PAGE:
HTA forgives executive’s laptop misuse
The tourism board ends nine days of waiting by reducing Rex Johnson's salary
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Nine days after holding a seven-hour closed-door meeting to decide the fate of its top executive, the Hawaii Tourism Authority made public its decision to allow him to stay in his job.
Rex Johnson, the agency's president and chief executive officer, could have been fired for using a state laptop to e-mail pornography to friends. Instead, the HTA board reprimanded Johnson, cut the length of his employment contact to a year and reduced his annual salary by $40,000. The new contract, worth $200,000 a year, also makes clear that improper computer use is considered cause for termination.
Contrary to industrywide speculation, the HTA said yesterday that Johnson has its full support going forward. The HTA's delay in announcing its decision had caused some members of the visitor industry to question whether the board was fully confident in Johnson's ability to lead the organization during a critical time.
While public support for Johnson throughout the ordeal had been mixed, he garnered overwhelming support from members of the state's visitor industry. Several state legislators also had rallied to his cause, although Gov. Linda Lingle publicly criticized his actions.
Johnson, who previously apologized to the HTA board for his transgression, said he will abide by its decision. Following notification of the HTA's recommendations, Johnson thanked the board for its confidence in his ability to lead.
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Despite acknowledging that he used his state laptop to forward e-mail porn to friends, the Hawaii Tourism Authority's embattled top executive will keep his job.
HTA president keeps job but gets his pay cut and the length of his contract.
Rex Johnson, president and chief executive of HTA, will stay at work under a new contract which, among other revisions, reduces his annual salary to $200,000 from $240,000, HTA board Chairman Kelvin Bloom said yesterday.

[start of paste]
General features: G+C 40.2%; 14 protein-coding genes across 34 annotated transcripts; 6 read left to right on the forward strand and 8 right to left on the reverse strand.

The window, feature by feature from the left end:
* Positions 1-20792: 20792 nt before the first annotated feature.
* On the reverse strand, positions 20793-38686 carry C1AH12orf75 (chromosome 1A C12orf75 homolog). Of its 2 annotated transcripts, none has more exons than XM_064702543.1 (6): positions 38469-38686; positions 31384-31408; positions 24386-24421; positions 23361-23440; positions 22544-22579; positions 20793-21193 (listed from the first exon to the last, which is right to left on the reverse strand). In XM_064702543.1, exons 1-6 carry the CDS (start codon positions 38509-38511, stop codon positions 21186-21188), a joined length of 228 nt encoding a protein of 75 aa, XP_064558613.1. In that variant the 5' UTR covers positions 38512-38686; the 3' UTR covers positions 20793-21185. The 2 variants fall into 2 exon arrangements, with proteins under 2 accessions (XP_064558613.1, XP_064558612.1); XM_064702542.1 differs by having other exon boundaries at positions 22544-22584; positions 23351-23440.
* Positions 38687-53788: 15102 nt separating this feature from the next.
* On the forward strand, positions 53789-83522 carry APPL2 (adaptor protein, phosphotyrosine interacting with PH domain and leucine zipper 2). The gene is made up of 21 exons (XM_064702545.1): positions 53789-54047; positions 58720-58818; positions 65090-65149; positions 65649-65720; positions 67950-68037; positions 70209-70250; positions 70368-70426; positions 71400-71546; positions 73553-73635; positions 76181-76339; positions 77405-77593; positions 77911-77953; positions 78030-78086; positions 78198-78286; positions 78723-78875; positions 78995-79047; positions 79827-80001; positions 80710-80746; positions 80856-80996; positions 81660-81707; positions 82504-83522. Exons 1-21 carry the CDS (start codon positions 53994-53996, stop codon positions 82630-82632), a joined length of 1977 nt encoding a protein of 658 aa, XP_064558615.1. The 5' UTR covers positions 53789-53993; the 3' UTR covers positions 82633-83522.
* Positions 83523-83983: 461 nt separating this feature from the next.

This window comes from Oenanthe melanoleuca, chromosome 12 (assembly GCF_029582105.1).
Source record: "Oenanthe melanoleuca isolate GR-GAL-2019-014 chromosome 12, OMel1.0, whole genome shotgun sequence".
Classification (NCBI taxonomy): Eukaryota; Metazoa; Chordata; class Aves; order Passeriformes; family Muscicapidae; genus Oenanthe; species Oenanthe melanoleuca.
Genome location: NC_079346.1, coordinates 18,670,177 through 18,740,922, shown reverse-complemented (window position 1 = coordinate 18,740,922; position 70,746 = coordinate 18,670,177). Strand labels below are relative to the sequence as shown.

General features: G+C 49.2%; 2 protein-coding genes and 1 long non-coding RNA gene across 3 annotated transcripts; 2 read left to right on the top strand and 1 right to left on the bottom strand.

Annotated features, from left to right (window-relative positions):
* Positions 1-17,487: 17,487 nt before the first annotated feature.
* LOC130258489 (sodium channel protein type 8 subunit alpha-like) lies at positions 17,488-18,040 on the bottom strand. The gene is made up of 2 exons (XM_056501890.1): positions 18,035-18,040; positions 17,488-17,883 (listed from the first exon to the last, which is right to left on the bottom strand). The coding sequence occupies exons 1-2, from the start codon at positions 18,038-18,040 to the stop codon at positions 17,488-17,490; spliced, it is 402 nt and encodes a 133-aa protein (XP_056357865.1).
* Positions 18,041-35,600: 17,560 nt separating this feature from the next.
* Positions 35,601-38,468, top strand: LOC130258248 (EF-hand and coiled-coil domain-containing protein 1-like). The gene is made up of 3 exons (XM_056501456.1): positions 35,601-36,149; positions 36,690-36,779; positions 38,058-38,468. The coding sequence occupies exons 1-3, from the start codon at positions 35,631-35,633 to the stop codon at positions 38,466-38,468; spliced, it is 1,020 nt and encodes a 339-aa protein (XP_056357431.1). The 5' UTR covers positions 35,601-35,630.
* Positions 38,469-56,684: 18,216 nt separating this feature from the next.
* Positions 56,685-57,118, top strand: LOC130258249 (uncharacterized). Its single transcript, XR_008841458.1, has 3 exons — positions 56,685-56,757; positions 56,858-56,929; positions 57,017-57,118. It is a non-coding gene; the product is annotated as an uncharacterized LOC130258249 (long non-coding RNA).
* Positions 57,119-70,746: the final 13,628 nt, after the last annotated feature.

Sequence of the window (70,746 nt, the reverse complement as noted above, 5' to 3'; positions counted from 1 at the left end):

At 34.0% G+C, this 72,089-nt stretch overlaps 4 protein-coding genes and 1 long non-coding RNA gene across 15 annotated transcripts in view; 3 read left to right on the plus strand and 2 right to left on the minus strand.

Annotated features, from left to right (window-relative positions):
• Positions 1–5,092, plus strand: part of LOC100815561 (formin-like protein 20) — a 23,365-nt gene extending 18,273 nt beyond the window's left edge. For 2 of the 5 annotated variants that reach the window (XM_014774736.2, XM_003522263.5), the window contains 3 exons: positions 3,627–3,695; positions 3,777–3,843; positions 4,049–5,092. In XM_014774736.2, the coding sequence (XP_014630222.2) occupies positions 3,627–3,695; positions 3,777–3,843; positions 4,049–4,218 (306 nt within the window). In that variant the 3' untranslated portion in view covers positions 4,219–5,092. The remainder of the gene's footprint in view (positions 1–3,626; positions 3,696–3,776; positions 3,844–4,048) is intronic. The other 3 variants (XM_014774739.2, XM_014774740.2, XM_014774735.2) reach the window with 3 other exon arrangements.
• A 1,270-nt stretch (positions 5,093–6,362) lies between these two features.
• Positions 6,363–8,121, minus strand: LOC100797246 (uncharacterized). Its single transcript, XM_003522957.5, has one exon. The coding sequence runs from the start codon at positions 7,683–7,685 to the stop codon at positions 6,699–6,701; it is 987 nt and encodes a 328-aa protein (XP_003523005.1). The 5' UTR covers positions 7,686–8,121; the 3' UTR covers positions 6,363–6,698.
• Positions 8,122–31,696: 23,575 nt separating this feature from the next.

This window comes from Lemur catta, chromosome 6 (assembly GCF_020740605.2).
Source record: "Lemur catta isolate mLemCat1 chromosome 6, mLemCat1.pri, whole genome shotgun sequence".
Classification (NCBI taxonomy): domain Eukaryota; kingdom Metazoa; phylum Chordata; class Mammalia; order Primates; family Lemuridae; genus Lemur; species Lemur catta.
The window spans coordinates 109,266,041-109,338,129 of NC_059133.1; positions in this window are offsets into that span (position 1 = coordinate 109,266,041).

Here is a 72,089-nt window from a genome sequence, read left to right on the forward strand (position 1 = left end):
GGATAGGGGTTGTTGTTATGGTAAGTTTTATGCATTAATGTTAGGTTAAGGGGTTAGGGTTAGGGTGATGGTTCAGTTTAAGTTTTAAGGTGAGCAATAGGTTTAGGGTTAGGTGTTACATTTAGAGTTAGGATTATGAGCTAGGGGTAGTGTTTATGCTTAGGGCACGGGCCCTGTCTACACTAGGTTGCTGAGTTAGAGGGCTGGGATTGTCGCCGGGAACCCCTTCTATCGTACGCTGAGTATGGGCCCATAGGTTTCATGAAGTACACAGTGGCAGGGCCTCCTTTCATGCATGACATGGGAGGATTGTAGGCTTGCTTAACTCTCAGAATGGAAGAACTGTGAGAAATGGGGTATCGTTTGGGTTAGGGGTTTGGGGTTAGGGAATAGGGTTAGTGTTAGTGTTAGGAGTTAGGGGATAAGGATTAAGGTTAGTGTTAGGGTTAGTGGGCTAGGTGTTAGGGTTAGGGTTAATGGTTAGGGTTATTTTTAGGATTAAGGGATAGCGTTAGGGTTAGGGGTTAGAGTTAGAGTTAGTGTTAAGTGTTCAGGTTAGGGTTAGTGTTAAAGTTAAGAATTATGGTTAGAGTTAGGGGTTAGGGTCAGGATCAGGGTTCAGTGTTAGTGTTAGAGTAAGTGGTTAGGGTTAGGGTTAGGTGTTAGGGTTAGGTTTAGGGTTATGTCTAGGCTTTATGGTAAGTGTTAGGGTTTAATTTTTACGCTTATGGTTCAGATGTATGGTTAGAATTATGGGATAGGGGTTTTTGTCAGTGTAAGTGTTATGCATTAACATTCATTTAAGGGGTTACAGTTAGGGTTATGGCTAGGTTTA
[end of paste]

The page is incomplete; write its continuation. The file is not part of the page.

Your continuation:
Unlike Johnson's previous multiyear contracts, the new contract expires in one year and includes termination-with-cause language that spells out the penalty for a computer-use violation, Bloom said. The HTA also issued Johnson a verbal and written reprimand, he said.
The HTA held a seven-hour closed-door meeting to decide Johnson's employment status on Aug. 12. However, it took the board nine days to go public with its controversial decision. The delay caused much speculation in the visitor industry as to whether HTA members were reacting to Johnson's transgression, which was uncovered by a state auditor in June, or instead were questioning his ability to lead the organization during a critical time.
"We are pleased to have resolved this issue, and Rex has the board's full support going forward," Bloom said. "The new contract is strictly for one year. We'll have to address this matter next year."
Though Johnson did not testify publicly at the Aug. 12 hearing, Bloom said Johnson had apologized to HTA members for the misuse of his state laptop. The HTA has "accepted (Johnson's) apology but sternly warned that any future infractions will be treated more severely," Bloom said.
While public support for Johnson had been mixed throughout this ordeal, he received overwhelming support from his staff and from the visitor industry. Their e-mails and letters came from throughout the islands as well as far-flung destinations like Singapore and Costa Rica. Several state lawmakers also sent in testimony or spoke to the HTA on Johnson's behalf. However, Gov. Linda Lingle publicly voiced her criticism of his behavior during a televised interview.
Yesterday, in reaction to the HTA's decision, Johnson said that he appreciated all of the support shown to him by members of the community, visitor industry and staff.
"Once again, I apologize for my error in judgment, which put the board in a very difficult position," Johnson said, adding that he will abide by its decision.
He also thanked HTA board members "for their confidence in my ability to lead HTA as we move forward to address the challenges facing the tourism industry."